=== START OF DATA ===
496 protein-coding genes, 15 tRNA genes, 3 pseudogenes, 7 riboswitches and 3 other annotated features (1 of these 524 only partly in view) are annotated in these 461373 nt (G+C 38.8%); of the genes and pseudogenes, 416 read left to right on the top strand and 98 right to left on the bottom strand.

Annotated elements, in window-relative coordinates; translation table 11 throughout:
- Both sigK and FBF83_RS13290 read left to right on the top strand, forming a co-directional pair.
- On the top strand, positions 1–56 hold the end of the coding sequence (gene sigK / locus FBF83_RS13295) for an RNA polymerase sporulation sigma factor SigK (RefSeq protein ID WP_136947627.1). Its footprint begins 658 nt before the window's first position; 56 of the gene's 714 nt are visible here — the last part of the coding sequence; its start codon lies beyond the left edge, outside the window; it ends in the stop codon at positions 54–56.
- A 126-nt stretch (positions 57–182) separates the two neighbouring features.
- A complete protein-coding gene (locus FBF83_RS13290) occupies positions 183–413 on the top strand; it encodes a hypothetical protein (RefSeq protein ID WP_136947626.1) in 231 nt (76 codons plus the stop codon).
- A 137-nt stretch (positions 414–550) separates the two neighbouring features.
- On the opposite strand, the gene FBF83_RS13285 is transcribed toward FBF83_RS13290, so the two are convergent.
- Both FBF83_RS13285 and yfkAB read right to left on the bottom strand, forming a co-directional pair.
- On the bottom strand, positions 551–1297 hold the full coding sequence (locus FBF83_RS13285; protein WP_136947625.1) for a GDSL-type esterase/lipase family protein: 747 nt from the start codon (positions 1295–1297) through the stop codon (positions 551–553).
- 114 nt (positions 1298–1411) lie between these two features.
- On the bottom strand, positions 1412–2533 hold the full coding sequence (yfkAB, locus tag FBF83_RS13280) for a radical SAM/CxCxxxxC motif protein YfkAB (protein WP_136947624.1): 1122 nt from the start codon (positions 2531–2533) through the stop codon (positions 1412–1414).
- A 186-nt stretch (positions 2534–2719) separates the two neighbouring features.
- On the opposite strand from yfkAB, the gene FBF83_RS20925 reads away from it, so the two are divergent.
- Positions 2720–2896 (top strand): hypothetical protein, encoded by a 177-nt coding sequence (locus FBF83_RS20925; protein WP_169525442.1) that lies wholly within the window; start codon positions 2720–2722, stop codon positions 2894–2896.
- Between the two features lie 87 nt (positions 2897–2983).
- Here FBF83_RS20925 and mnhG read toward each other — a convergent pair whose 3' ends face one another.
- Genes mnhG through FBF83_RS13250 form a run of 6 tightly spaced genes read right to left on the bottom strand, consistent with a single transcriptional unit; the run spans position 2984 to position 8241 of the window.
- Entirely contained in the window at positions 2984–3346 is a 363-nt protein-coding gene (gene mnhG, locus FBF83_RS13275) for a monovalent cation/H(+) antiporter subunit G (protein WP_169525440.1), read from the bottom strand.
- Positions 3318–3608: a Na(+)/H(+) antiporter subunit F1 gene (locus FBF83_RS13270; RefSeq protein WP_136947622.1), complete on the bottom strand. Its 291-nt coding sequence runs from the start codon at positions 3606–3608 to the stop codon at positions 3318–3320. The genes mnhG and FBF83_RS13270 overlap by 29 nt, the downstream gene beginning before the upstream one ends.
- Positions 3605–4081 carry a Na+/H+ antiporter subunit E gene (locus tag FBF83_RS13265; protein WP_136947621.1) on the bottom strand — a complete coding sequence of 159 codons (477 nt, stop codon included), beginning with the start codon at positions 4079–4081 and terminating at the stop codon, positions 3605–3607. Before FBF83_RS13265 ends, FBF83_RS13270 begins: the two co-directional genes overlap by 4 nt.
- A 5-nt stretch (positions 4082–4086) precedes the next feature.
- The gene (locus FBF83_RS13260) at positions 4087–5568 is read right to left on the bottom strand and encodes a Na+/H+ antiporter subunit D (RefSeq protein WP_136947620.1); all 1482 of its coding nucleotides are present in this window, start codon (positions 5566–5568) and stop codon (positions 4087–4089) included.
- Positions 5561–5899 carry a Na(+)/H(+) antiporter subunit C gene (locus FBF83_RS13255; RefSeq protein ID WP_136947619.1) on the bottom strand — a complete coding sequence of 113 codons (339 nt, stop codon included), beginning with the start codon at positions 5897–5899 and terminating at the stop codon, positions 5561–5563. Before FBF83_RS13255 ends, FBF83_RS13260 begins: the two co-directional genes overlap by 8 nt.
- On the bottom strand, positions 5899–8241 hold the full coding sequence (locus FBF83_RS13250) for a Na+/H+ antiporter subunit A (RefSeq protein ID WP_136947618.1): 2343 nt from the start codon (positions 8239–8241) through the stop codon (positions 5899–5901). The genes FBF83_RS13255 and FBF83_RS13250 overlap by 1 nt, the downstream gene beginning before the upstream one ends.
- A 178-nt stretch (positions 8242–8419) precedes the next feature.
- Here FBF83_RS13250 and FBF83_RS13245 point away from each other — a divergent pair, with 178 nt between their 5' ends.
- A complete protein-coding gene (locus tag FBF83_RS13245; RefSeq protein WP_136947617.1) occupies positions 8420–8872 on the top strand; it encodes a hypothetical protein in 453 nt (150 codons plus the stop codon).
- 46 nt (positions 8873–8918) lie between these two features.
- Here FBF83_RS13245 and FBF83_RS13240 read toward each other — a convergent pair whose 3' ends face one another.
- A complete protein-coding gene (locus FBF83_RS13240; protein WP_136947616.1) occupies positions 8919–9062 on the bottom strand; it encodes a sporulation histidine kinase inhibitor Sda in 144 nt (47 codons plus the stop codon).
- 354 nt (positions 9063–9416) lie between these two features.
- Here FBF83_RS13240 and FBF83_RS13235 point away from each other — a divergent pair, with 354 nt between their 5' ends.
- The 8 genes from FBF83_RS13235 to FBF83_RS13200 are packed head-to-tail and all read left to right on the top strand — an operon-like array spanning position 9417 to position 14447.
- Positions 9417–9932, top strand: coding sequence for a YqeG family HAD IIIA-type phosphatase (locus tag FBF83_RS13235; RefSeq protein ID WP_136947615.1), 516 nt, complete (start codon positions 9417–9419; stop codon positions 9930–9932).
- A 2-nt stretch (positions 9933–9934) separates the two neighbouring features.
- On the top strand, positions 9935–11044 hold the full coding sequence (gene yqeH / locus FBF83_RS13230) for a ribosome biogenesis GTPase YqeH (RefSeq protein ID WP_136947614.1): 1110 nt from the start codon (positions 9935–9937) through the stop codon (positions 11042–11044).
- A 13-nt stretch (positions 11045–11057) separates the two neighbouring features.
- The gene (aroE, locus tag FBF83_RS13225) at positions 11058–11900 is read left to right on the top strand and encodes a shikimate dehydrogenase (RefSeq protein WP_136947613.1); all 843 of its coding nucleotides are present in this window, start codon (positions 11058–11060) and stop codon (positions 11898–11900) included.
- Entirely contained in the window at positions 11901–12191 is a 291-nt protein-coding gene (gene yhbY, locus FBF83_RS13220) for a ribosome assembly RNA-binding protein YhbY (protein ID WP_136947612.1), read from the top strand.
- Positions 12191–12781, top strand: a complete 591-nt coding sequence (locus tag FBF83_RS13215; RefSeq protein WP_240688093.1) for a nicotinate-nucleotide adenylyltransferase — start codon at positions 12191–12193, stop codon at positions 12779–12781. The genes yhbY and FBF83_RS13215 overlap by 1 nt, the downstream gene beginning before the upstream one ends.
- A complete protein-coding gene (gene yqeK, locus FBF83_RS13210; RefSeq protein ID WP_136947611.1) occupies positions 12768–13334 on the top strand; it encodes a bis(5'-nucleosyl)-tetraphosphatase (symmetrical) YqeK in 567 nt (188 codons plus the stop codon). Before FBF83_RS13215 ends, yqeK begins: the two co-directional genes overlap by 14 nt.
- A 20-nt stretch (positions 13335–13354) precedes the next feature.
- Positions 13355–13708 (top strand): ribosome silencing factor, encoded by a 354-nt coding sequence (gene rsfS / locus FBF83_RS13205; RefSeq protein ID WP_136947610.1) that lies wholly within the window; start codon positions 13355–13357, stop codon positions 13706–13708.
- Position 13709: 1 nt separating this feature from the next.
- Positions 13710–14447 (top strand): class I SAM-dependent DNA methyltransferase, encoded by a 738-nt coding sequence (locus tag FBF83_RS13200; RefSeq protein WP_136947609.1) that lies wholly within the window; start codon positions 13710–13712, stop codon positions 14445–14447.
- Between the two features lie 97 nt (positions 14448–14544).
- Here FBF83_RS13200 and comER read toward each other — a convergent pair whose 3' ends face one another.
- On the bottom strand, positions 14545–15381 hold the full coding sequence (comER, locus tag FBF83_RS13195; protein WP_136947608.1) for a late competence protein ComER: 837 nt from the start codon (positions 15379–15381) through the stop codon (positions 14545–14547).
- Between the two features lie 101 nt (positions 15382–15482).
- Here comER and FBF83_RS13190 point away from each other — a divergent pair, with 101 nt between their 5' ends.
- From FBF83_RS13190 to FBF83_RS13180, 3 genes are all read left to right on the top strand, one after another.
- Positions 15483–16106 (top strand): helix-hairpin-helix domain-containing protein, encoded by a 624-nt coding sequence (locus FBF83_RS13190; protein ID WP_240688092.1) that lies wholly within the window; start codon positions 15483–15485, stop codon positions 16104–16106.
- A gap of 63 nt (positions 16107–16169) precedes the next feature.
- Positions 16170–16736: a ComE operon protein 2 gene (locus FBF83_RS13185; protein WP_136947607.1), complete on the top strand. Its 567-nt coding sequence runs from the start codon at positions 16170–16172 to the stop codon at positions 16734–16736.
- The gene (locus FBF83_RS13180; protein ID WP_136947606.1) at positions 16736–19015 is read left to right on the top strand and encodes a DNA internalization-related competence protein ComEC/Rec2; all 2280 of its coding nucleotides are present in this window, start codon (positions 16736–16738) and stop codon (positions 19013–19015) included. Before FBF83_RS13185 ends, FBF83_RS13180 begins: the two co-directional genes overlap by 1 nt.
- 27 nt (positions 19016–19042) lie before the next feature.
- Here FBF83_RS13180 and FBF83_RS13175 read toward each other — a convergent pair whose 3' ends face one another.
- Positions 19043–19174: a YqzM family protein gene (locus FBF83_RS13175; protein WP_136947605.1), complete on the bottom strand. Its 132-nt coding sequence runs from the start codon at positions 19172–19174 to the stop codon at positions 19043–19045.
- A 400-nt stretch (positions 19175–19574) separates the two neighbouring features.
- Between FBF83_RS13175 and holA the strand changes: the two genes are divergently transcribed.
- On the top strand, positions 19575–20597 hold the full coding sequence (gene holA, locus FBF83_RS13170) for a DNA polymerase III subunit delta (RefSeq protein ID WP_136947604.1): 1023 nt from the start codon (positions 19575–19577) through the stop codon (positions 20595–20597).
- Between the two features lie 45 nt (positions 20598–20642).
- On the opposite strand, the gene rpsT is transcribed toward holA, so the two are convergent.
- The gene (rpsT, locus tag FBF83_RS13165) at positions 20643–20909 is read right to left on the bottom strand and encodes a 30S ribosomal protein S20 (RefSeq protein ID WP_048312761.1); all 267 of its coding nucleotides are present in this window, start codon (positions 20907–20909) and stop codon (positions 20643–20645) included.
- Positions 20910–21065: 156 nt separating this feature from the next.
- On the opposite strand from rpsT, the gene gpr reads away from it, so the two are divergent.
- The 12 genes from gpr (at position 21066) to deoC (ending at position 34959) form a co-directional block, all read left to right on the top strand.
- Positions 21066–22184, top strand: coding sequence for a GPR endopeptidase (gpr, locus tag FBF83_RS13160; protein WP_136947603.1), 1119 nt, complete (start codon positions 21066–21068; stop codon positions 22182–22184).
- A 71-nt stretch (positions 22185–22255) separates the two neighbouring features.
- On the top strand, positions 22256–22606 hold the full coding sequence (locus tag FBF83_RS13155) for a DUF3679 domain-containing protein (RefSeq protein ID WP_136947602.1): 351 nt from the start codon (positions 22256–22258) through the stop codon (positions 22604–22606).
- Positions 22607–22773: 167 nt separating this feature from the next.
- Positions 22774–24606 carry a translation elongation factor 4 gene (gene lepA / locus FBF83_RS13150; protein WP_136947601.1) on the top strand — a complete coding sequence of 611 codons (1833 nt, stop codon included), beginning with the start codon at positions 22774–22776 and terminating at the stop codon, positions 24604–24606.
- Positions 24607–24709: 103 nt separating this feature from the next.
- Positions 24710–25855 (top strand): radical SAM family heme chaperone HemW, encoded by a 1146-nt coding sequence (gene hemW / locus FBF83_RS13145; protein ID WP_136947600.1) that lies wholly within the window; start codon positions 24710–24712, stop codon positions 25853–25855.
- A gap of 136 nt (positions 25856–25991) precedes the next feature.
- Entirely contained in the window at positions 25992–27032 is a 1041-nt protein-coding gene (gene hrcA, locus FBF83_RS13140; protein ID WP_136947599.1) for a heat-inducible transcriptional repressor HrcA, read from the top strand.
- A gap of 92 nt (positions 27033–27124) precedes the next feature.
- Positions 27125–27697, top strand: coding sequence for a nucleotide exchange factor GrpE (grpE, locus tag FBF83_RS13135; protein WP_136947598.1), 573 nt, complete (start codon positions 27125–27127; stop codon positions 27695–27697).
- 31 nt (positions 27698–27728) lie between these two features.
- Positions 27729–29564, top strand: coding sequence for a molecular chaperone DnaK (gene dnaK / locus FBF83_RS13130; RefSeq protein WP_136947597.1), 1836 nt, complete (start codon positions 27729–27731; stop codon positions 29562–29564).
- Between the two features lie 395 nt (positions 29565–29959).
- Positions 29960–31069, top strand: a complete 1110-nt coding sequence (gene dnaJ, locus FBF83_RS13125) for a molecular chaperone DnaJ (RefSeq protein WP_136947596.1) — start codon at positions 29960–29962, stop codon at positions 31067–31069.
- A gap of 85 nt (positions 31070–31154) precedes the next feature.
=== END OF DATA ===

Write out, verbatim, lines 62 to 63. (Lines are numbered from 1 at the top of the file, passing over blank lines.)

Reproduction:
- On the top strand, positions 19575–20597 hold the full coding sequence (gene holA, locus FBF83_RS13170) for a DNA polymerase III subunit delta (RefSeq protein ID WP_136947604.1): 1023 nt from the start codon (positions 19575–19577) through the stop codon (positions 20595–20597).
- Between the two features lie 45 nt (positions 20598–20642).